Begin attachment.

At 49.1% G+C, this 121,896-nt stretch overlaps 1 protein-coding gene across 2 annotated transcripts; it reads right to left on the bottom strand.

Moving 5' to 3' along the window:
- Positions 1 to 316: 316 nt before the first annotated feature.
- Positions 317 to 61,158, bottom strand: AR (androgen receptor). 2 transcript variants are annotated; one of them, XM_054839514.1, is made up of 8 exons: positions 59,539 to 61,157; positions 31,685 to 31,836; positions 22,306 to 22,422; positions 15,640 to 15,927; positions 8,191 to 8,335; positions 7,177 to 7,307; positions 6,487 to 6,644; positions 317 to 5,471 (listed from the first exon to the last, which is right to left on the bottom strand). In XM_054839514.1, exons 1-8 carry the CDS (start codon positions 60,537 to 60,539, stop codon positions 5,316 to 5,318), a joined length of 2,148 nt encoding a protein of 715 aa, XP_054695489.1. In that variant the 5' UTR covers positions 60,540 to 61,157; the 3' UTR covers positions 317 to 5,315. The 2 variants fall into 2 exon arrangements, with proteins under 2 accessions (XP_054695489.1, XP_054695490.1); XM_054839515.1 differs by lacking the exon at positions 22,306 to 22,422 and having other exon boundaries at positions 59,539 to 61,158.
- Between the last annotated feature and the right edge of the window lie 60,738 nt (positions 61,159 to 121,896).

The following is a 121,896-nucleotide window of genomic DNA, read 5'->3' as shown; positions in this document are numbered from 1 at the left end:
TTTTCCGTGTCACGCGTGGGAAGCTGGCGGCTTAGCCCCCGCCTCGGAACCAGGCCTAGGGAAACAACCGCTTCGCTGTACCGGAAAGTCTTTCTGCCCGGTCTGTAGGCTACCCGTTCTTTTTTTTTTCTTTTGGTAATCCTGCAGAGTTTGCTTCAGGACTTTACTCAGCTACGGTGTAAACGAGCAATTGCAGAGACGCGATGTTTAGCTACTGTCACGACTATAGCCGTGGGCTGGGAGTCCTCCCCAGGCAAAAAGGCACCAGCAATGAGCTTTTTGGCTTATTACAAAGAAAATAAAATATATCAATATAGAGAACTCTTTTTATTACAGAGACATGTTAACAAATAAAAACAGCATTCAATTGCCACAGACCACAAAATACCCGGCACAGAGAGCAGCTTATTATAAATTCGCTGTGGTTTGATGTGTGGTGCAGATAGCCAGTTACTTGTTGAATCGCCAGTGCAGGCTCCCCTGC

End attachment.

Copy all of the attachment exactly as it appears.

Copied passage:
At 49.1% G+C, this 121,896-nt stretch overlaps 1 protein-coding gene across 2 annotated transcripts; it reads right to left on the bottom strand.

Moving 5' to 3' along the window:
- Positions 1 to 316: 316 nt before the first annotated feature.
- Positions 317 to 61,158, bottom strand: AR (androgen receptor). 2 transcript variants are annotated; one of them, XM_054839514.1, is made up of 8 exons: positions 59,539 to 61,157; positions 31,685 to 31,836; positions 22,306 to 22,422; positions 15,640 to 15,927; positions 8,191 to 8,335; positions 7,177 to 7,307; positions 6,487 to 6,644; positions 317 to 5,471 (listed from the first exon to the last, which is right to left on the bottom strand). In XM_054839514.1, exons 1-8 carry the CDS (start codon positions 60,537 to 60,539, stop codon positions 5,316 to 5,318), a joined length of 2,148 nt encoding a protein of 715 aa, XP_054695489.1. In that variant the 5' UTR covers positions 60,540 to 61,157; the 3' UTR covers positions 317 to 5,315. The 2 variants fall into 2 exon arrangements, with proteins under 2 accessions (XP_054695489.1, XP_054695490.1); XM_054839515.1 differs by lacking the exon at positions 22,306 to 22,422 and having other exon boundaries at positions 59,539 to 61,158.
- Between the last annotated feature and the right edge of the window lie 60,738 nt (positions 61,159 to 121,896).

The following is a 121,896-nucleotide window of genomic DNA, read 5'->3' as shown; positions in this document are numbered from 1 at the left end:
TTTTCCGTGTCACGCGTGGGAAGCTGGCGGCTTAGCCCCCGCCTCGGAACCAGGCCTAGGGAAACAACCGCTTCGCTGTACCGGAAAGTCTTTCTGCCCGGTCTGTAGGCTACCCGTTCTTTTTTTTTTCTTTTGGTAATCCTGCAGAGTTTGCTTCAGGACTTTACTCAGCTACGGTGTAAACGAGCAATTGCAGAGACGCGATGTTTAGCTACTGTCACGACTATAGCCGTGGGCTGGGAGTCCTCCCCAGGCAAAAAGGCACCAGCAATGAGCTTTTTGGCTTATTACAAAGAAAATAAAATATATCAATATAGAGAACTCTTTTTATTACAGAGACATGTTAACAAATAAAAACAGCATTCAATTGCCACAGACCACAAAATACCCGGCACAGAGAGCAGCTTATTATAAATTCGCTGTGGTTTGATGTGTGGTGCAGATAGCCAGTTACTTGTTGAATCGCCAGTGCAGGCTCCCCTGC